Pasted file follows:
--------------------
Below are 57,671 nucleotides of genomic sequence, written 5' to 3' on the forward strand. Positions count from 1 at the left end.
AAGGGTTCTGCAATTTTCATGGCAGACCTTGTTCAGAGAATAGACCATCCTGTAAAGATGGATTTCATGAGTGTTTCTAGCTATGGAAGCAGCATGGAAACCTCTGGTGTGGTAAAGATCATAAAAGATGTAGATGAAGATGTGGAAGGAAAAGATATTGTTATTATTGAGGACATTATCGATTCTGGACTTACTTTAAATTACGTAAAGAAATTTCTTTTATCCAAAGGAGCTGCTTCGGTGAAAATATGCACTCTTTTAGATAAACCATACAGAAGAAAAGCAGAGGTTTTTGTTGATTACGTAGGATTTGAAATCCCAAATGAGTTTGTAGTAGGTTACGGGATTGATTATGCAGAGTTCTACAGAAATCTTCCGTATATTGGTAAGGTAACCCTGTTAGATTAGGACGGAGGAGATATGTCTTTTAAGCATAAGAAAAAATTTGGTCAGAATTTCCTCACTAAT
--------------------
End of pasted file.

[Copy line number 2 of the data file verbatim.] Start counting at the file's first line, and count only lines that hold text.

AAGGGTTCTGCAATTTTCATGGCAGACCTTGTTCAGAGAATAGACCATCCTGTAAAGATGGATTTCATGAGTGTTTCTAGCTATGGAAGCAGCATGGAAACCTCTGGTGTGGTAAAGATCATAAAAGATGTAGATGAAGATGTGGAAGGAAAAGATATTGTTATTATTGAGGACATTATCGATTCTGGACTTACTTTAAATTACGTAAAGAAATTTCTTTTATCCAAAGGAGCTGCTTCGGTGAAAATATGCACTCTTTTAGATAAACCATACAGAAGAAAAGCAGAGGTTTTTGTTGATTACGTAGGATTTGAAATCCCAAATGAGTTTGTAGTAGGTTACGGGATTGATTATGCAGAGTTCTACAGAAATCTTCCGTATATTGGTAAGGTAACCCTGTTAGATTAGGACGGAGGAGATATGTCTTTTAAGCATAAGAAAAAATTTGGTCAGAATTTCCTCACTAAT